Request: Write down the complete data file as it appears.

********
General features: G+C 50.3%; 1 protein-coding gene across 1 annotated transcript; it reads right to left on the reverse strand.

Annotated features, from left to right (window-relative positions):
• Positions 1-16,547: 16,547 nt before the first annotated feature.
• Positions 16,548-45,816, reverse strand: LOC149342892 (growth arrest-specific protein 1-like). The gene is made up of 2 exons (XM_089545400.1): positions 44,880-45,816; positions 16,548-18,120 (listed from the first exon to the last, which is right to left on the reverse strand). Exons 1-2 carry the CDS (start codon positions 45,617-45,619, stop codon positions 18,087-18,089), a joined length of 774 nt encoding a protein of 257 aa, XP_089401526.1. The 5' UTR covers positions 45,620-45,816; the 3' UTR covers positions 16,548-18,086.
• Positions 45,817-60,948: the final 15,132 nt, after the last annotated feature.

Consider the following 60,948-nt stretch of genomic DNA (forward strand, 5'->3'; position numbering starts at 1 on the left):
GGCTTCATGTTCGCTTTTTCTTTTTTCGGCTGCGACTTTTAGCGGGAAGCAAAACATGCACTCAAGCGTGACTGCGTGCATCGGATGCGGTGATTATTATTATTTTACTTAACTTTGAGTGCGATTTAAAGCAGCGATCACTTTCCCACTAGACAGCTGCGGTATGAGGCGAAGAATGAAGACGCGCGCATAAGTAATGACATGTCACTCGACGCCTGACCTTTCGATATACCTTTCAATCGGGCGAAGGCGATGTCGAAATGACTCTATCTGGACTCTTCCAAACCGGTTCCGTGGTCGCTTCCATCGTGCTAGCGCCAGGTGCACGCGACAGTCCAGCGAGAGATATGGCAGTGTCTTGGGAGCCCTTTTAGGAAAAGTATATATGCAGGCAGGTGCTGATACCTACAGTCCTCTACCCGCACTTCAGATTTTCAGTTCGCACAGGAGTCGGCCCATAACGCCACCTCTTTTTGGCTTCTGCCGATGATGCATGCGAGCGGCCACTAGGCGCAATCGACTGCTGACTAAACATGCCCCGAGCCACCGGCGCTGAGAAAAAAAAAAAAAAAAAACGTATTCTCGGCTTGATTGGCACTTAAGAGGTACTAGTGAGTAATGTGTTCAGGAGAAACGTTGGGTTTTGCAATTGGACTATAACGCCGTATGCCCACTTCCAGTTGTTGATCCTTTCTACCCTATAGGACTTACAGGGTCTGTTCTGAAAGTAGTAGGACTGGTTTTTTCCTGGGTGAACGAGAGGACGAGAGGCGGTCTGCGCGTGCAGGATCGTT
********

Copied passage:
General features: G+C 50.3%; 1 protein-coding gene across 1 annotated transcript; it reads right to left on the reverse strand.

Annotated features, from left to right (window-relative positions):
• Positions 1-16,547: 16,547 nt before the first annotated feature.
• Positions 16,548-45,816, reverse strand: LOC149342892 (growth arrest-specific protein 1-like). The gene is made up of 2 exons (XM_089545400.1): positions 44,880-45,816; positions 16,548-18,120 (listed from the first exon to the last, which is right to left on the reverse strand). Exons 1-2 carry the CDS (start codon positions 45,617-45,619, stop codon positions 18,087-18,089), a joined length of 774 nt encoding a protein of 257 aa, XP_089401526.1. The 5' UTR covers positions 45,620-45,816; the 3' UTR covers positions 16,548-18,086.
• Positions 45,817-60,948: the final 15,132 nt, after the last annotated feature.

Consider the following 60,948-nt stretch of genomic DNA (forward strand, 5'->3'; position numbering starts at 1 on the left):
GGCTTCATGTTCGCTTTTTCTTTTTTCGGCTGCGACTTTTAGCGGGAAGCAAAACATGCACTCAAGCGTGACTGCGTGCATCGGATGCGGTGATTATTATTATTTTACTTAACTTTGAGTGCGATTTAAAGCAGCGATCACTTTCCCACTAGACAGCTGCGGTATGAGGCGAAGAATGAAGACGCGCGCATAAGTAATGACATGTCACTCGACGCCTGACCTTTCGATATACCTTTCAATCGGGCGAAGGCGATGTCGAAATGACTCTATCTGGACTCTTCCAAACCGGTTCCGTGGTCGCTTCCATCGTGCTAGCGCCAGGTGCACGCGACAGTCCAGCGAGAGATATGGCAGTGTCTTGGGAGCCCTTTTAGGAAAAGTATATATGCAGGCAGGTGCTGATACCTACAGTCCTCTACCCGCACTTCAGATTTTCAGTTCGCACAGGAGTCGGCCCATAACGCCACCTCTTTTTGGCTTCTGCCGATGATGCATGCGAGCGGCCACTAGGCGCAATCGACTGCTGACTAAACATGCCCCGAGCCACCGGCGCTGAGAAAAAAAAAAAAAAAAAACGTATTCTCGGCTTGATTGGCACTTAAGAGGTACTAGTGAGTAATGTGTTCAGGAGAAACGTTGGGTTTTGCAATTGGACTATAACGCCGTATGCCCACTTCCAGTTGTTGATCCTTTCTACCCTATAGGACTTACAGGGTCTGTTCTGAAAGTAGTAGGACTGGTTTTTTCCTGGGTGAACGAGAGGACGAGAGGCGGTCTGCGCGTGCAGGATCGTT